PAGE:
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E pittiintrO Gaittft:
THE BOYS IN BLUE.
Now,%oys, three . .cheeM. for Grant,end
Coltax- T hip!
porraktl Hurrah! the Boys in Blue are coming to
their might, -,•:;
In soldier columnright . s, firm Mid true. to battle fad: the
•Brar.c boys are they, and•well they know the COllll
- try's chletest want;
The alt reeonnds, where e'er they go, with , checrs
for Heneral Grant. ,
• . ClloltcS.
Hurrah! Hurrah! mislead the Boys you can't;
Forever 'true, they sore the Blue, and followed
, General Orant. '
Hurrah! linyrabi deceive them now you csi; - t;
The-Boys In lilac, forever true, follow titmeral,
. Hurrah! Hurrah!! Hurrah!!!
Fc;r thei'lttaburgh Gazette.
Does ' Enowledge Cause,. 'Crime?
EY PEECKYAL BECKETT, M. E
Some of the acts of the present genera.
tion.are perfect enigmas to sound thinking
people; the strangest whims, ideas and-odd
ities abound, and how to account for them
-is considerably difficult. The greatest and
strangest fancy is the horror of knowledge,
either scientific or commonplace; all seem
-to shun anything that tends to study or is
inclined to elevate either o moral or intelke
teal culture; and yet this fact is not heredi
tary. Our noble forefathers, unfortunately,
were not blessed with 'the „grand an& vast
means of education we should enjoy, yet '
they held education as the highest endow
ment that could be conferred upon their
It. Joey be that we of the present age,
v~ng as one might call a surfeit of means
ensure practical education or knowledge,
tao not value such blessings as highly as we
should.. The great trouble isthat often
persona not having had a chance of acquir
ling suitable education, or may beAavo ;neg
lected assistance 'when , they could easily
have had it, look upon educated people with
, jealousy sad' envy, and that not of the
• right kind, for although my assertion may
shock some puritanical minds, yet envy of
the propeirkind is useful : in its way;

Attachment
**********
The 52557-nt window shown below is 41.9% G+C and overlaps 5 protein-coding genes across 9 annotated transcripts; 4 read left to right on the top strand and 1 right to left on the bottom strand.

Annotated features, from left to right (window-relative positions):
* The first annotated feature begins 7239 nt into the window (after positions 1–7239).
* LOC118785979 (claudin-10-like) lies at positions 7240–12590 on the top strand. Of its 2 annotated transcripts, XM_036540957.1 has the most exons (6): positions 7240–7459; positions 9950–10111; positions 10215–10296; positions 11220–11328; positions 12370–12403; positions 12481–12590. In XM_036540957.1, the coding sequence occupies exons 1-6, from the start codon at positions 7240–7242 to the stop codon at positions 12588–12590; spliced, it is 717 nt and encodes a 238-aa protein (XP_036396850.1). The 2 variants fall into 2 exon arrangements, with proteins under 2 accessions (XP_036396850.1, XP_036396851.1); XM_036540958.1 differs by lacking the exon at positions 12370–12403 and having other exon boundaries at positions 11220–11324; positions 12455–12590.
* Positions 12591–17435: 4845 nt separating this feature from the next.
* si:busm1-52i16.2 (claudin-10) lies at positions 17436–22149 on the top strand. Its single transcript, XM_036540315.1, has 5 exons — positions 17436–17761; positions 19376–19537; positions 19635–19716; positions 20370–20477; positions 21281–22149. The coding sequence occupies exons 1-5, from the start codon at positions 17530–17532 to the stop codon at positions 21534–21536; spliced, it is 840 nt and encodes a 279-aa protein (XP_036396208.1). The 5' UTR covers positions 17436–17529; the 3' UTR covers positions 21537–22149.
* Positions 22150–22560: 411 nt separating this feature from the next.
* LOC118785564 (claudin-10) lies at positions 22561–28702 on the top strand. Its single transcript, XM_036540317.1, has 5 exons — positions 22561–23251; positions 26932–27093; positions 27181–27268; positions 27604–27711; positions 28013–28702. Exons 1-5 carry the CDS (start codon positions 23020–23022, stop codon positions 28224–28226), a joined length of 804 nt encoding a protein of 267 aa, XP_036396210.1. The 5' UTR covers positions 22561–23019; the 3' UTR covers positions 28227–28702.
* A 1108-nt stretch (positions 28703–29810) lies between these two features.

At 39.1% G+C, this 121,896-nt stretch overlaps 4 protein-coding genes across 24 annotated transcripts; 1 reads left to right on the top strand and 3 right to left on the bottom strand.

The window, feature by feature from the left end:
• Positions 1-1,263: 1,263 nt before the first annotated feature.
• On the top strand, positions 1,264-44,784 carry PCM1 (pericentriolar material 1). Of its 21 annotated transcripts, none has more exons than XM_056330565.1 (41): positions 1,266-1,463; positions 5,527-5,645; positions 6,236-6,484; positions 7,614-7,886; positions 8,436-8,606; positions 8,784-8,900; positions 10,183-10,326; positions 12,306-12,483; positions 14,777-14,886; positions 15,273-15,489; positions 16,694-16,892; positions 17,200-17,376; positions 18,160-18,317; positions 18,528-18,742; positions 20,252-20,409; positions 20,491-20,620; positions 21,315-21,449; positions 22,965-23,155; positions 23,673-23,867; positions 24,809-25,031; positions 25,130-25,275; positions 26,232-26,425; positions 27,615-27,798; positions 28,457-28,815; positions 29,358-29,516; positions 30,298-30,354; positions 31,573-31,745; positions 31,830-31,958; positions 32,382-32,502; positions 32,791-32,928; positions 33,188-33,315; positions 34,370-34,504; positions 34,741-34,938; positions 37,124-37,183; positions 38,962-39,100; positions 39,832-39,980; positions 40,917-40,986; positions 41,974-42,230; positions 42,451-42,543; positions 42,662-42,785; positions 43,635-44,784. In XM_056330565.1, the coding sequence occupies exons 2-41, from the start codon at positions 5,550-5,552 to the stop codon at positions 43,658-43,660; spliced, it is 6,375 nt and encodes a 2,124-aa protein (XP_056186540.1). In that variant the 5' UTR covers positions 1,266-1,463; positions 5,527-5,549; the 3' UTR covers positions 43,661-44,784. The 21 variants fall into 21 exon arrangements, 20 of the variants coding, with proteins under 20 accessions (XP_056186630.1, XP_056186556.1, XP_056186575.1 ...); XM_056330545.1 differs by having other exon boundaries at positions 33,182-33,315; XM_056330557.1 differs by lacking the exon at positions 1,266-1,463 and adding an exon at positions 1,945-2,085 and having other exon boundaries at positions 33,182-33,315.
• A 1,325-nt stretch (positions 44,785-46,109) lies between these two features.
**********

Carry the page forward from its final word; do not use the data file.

two classes of envyviz: False and
natural; =by themeans of the latter we
are able to instill the seeds of
knowledge firmly into the young "mind
of lenoouraging ' emulation or a feeling
go-ahead and pass all others. OftentiMes
a"-child will put out its greatest efforts to'
learn a certain task, because he -sees a play
mate has 'just committed, the same lesson - .
This spirit of emulation should be largely
nurtured; more prizes or honors should be
given at schools than is generally done.
The proper kind of envy is such as upon
seeing any associate versed either in ele
mentary or scientific knowledge, and feel
ing that he ist• far ahead of us,'we phould
feel stimulated and enervated to endeavtir
to accomplish whatever. he has done, not as
too often is the ease, seek by foul aspersions
and deliberate falsehoods to decry his tal
ents., This act is indeed ,as Shakeopeare
truly says, worse than theft, anti y , t; al , e,
how often done and is one great trait easily
discerned in people of the n'ptile breed;
they upon 'seeing any one kir aklvanced in
any science or in any eniployinent,, espe
cially that of mechanics, use their _ utmost
er.deavors to detract from all then good and
noble qualities that arise from education.
Fully aware of their own iguorance and
;weakness, and knowing also full well that
they, lacking good dispositions, are uh- ,
able to compete or even approximate
, the eminence attained by their frupe
, riors, theae people fired in their hearts with
false and malignant enyy, use all possible
Means to lower their peersin the world's es,
timation. This is sad to think alma and to
.dwell on, yet it la an .every day occur
rence. 'low often we note in mark:hops
for instance, one who may not only, be a
first class workman, but also may enjoy ,
.'some idea or smattering of the theory of his
trade. This than is.by reason of his
• edge, naturally of a modest and retiring
, disposition,' and does not like to show what
heAdoes know, (for knowledge invariab/y .
tegeheshow small we are.) Take the oppo
site. An ignorantonart is generally a noisy
bully, gaining fairer not by his merits, but
by his vociferous and beastly language, and
vile threats. But the student requires a
great - deal' often of persuasion .to let the
world know that he possessesimore,knowi
edge than tile 'generality of, his associatea, -
but when once, started, will often explain
ideas that others
.never heard of gladly;
not with any thoug,ht of exhibiting his pow•
ens, or looking down upon his fellow work
men. This man excites and irritates ig
norant people to such a degree that they
callifint a blowhard, a know nothing spout-,
ing from hooks, but even at the time these
ignorami are foully aspersing their supe- ,
,rior, they must certainly (without eonseiedpe
ha; rutircri foreaken'them,) feel their oivn
smallness; but they must, however, keep up
their own reputation,: never heeding the
means they employ to attain their eyilends.
To sum them up, they are mulct-4* vuutt.
Knowledge gives a higher
_culture •to a
man's mental qualities and capabilities,
" and will also.teach politeness, without need
of travel to_Paris..
What`a Sid thing it, is, that such cases oC